With love and thanks for helping us on journey,

    1. Amanda, Well, I’m glad you decided not to keep silent! I’m also glad you found my preparing for a mastectomy post helpful – just typing that feels weird. I mean you cannot truly prepare for such a thing, right? Good luck with your upcoming surgery. And yes, of course you can post your link here! Please do. Sharing is what this is all about. Thanks so much for reading and commenting. Keep me posted.

  8. You’re right, you can’t really prepare but I wouldn’t’ve known to buy the drain vest thingy and instead would’ve had to pay my teenage girls to carry the drains around for me!

    Thanks again,

  9. I was diagnosed with breast cancer through the ’50’ year age mammogram. I am eternally grateful to the doctors who treated me and gave me a 100% cure. I have put it behind me although, at the back of my mind is always the question as to where the secondary is going to pop up! I have been free of it for 14 years. And I thank God every day.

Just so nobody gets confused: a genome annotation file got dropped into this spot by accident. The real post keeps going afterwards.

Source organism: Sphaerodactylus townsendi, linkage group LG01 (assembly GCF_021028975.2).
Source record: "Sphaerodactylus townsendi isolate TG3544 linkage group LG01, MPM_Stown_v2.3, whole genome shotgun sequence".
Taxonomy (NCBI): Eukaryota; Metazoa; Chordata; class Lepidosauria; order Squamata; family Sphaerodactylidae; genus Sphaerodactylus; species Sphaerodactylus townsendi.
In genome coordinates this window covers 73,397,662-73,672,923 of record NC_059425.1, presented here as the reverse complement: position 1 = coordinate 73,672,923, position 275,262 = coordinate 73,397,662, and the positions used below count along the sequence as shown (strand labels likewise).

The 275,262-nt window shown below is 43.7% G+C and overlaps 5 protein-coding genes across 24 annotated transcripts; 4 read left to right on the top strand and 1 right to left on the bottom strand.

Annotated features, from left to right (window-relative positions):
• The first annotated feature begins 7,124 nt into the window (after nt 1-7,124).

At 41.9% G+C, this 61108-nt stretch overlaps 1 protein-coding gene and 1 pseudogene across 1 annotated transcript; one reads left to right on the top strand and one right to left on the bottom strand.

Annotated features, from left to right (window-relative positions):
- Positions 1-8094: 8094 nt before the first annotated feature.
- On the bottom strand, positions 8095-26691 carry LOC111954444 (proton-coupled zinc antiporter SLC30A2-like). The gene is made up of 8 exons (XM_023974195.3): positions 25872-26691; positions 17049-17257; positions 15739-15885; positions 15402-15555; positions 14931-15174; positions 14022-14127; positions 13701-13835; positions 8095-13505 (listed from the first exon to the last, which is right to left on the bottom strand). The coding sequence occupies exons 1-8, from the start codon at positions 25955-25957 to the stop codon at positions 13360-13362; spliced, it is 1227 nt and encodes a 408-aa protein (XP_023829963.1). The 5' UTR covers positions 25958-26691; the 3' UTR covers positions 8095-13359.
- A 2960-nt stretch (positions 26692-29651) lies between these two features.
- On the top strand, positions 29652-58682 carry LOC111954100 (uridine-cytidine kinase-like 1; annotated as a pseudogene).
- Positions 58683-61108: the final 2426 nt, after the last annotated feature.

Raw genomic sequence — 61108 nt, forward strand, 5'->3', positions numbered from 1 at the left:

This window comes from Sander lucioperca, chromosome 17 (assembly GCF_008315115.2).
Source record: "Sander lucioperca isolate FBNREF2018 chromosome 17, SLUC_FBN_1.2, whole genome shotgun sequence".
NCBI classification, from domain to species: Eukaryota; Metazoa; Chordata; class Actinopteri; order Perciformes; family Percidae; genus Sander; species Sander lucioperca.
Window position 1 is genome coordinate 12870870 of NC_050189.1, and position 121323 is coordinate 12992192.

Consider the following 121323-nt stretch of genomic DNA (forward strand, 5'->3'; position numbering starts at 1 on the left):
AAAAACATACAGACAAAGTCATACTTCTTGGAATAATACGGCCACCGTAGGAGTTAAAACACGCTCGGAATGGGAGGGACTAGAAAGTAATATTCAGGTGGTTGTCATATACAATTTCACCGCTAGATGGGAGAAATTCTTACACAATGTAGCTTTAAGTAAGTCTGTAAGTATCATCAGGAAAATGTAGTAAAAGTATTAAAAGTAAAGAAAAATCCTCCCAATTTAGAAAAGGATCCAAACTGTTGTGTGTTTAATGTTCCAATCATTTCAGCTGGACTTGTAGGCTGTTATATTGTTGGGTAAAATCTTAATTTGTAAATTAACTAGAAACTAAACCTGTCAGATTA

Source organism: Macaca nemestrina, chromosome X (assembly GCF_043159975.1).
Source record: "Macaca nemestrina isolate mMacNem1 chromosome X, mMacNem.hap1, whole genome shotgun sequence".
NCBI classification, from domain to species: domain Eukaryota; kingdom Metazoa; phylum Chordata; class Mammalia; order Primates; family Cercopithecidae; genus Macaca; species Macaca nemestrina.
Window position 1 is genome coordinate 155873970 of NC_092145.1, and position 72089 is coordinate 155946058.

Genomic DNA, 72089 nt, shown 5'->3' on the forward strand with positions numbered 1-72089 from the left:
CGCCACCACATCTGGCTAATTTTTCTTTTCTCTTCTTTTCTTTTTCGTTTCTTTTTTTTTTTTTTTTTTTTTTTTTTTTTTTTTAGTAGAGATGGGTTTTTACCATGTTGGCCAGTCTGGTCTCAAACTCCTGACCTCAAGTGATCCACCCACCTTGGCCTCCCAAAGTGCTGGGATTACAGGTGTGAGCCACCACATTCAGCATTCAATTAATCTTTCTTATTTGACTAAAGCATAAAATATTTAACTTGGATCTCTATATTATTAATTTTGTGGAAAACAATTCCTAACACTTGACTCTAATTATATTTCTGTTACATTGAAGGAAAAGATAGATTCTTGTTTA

10. Nancy, this is such a worthwhile post. I don’t feel I’m doing cancer survivorship wrong because how a person deals with this (if he/she is lucky enough to survive) is such an individual process. There’s no wrong or right.

    Lately, I’ve been feeling out of sorts because I’ve been told on social media that for me to be out of treatment and to have survived 13 years past treatment that it’s time to move on. I feel my experience is negated. It kind of stifled my writing. But I know that I have every right to express my experience because it is an authentic cancer experience, and survivorship is fraught with so many problems, I have a right to discuss them.